In a speech near the DMZ on Monday, Vice President Mike Pence said the Trump administration is turning the page on the policies of the Obama administration when it comes to North Korea. Rather than continuing to slowly put economic pressure on the Kim Jong Un regime, Pence said that the U.S. would soon take decisive action to prevent North Korea from expanding their nuclear weapons arsenal.
Pence said that President Trump remained optimistic about China’s willingness to pull Pyongyang into line.
“But,” he said, “the era of strategic patience is over. President Trump has made it clear that the patience of the United States and our allies in this region has run out and we want to see change. We want to see North Korea abandon its reckless path of the development of nuclear weapons, and also its continual use and testing of ballistic missiles is unacceptable.”
Pence vowed that the U.S. would secure the peninsula through “peaceable means” or, if need be, “by whatever means are necessary.”
While we certainly applaud Trump’s willingness to apply pressure to China in order to resolve this crisis, we’re increasingly uneasy with the war-heavy rhetoric coming out of Washington these days. With every new speech from this administration, President Trump seems to get further and further away from the foreign policy arguments he made on the campaign trail.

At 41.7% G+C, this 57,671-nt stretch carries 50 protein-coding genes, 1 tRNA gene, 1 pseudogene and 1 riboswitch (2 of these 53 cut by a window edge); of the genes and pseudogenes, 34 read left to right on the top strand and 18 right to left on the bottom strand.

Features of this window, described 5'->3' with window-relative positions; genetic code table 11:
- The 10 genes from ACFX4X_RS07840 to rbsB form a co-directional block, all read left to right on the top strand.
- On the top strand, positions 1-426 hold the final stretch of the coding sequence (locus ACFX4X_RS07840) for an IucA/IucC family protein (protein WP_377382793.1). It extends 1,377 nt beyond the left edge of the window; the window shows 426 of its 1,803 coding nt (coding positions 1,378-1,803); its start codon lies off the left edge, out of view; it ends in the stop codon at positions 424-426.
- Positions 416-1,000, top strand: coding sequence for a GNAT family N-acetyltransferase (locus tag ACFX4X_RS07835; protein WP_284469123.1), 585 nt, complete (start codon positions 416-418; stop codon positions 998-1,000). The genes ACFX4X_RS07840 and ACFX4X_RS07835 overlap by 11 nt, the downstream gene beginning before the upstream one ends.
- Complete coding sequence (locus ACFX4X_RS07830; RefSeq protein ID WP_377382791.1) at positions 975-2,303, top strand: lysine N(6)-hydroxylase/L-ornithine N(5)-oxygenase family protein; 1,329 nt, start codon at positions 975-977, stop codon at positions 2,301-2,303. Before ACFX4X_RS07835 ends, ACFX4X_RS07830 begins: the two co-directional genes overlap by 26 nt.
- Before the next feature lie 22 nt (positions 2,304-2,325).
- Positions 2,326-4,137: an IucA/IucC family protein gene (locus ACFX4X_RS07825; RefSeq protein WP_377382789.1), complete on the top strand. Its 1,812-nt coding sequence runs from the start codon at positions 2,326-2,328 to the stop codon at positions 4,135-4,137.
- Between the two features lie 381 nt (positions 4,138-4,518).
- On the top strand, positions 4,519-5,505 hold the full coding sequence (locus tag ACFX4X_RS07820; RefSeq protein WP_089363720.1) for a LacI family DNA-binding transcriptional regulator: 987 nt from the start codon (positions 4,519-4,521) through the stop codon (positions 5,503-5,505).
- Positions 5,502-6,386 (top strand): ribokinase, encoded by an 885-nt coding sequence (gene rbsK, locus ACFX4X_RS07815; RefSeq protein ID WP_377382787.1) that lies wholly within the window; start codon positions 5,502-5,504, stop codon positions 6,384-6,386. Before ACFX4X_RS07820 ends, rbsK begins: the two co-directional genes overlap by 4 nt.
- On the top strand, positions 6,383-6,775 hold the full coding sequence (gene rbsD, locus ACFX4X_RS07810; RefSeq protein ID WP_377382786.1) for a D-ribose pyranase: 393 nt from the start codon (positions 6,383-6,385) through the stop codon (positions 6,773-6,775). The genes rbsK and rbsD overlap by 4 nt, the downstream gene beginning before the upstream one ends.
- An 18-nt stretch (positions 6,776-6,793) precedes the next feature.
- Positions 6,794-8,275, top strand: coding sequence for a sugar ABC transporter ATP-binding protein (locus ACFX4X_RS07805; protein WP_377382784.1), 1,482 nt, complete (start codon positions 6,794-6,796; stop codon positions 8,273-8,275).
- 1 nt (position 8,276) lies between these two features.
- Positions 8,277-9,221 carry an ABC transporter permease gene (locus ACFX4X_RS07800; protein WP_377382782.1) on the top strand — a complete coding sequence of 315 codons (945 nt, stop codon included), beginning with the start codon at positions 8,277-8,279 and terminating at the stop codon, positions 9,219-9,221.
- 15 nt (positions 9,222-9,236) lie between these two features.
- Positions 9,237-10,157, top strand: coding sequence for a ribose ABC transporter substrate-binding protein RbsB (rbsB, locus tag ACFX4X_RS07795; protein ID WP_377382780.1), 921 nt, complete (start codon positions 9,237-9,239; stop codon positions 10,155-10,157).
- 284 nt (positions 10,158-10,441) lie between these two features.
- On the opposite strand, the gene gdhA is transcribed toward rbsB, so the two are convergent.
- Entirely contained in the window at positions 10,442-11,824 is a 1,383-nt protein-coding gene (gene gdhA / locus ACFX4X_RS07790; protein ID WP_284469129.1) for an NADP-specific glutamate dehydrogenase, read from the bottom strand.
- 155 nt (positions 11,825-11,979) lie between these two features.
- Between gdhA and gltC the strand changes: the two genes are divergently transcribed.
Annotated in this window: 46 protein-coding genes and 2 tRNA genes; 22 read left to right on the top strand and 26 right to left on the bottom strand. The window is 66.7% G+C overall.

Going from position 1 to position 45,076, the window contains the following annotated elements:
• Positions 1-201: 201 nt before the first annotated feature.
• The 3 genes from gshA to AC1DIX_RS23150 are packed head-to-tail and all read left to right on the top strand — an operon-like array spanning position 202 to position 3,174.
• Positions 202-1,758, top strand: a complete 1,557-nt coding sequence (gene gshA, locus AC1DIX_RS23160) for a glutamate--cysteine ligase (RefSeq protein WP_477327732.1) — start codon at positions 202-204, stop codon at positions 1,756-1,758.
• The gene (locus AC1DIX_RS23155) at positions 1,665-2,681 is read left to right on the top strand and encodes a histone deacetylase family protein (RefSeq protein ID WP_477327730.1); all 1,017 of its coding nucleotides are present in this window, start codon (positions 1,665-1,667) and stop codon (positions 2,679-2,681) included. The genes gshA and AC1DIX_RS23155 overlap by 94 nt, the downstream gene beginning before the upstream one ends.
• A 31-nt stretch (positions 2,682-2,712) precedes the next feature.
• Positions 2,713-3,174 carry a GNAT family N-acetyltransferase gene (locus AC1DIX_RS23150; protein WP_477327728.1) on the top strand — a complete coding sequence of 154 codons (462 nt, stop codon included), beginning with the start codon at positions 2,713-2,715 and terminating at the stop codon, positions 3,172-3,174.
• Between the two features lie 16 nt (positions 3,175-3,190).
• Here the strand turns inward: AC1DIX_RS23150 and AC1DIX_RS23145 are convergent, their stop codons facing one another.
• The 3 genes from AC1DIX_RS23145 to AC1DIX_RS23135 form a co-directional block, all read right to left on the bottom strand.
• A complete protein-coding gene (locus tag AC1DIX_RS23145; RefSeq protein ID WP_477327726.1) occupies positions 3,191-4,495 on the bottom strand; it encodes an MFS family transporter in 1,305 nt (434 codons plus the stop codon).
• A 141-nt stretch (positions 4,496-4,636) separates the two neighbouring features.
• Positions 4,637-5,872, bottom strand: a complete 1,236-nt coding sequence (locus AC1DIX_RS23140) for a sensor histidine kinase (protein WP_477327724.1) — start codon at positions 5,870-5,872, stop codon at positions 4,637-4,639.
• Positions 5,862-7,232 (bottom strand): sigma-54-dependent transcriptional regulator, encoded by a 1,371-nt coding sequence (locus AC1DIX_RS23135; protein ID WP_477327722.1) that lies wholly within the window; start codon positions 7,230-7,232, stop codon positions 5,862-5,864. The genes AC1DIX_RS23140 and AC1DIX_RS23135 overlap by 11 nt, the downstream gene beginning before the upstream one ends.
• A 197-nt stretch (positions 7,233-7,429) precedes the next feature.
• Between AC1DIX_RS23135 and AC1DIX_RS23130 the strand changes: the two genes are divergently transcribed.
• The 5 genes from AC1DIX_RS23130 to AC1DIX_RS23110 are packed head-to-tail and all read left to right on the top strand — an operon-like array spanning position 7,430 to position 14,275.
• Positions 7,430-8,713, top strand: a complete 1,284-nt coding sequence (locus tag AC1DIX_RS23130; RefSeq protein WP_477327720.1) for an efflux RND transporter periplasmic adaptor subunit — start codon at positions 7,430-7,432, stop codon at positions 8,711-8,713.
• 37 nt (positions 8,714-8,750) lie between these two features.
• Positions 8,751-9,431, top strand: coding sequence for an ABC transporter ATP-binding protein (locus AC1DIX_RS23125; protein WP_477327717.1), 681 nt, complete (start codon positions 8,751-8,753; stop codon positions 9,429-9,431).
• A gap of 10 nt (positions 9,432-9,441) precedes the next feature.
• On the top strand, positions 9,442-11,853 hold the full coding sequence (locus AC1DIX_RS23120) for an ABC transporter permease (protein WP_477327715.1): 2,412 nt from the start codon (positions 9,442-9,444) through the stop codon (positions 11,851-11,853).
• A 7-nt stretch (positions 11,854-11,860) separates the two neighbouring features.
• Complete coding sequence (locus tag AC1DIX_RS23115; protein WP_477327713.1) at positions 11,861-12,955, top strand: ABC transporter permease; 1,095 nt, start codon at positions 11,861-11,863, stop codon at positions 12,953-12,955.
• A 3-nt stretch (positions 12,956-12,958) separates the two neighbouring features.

Put plainly, is it worth re-examining our commitment to the defense of Seoul? That’s not to say that South Korea is a meaningless ally; it’s not even to say definitively that we should pull our troops out of the country and simply wait and see what happens. It’s merely to suggest that we take a long, hard look at it. Not in the abstract, but tangibly. Point by point, what does the U.S. gain from this automatic, “If Kim Jong Un attacks South Korea, we will annihilate him” policy?
There is, of course, great strategic advantage to the U.S. in a unified, America-allied Korea. As Kim Jong Un (and China) are well aware. So you can say, well, we have to stop Kim because he’s constantly threatening to blow up New York City, but then you have to ask: Would he be making those threats if he didn’t fear a U.S. invasion? To what extent are we creating our own enemies?
Peace through strength? Absolutely. But – as Trump himself emphasized relentlessly last year – we have to be a little smarter about when and where we exert that strength.
Trump as Neocon is still vastly preferable to Obama or Hillary, but we hope that Trump the Nationalist has not vanished entirely.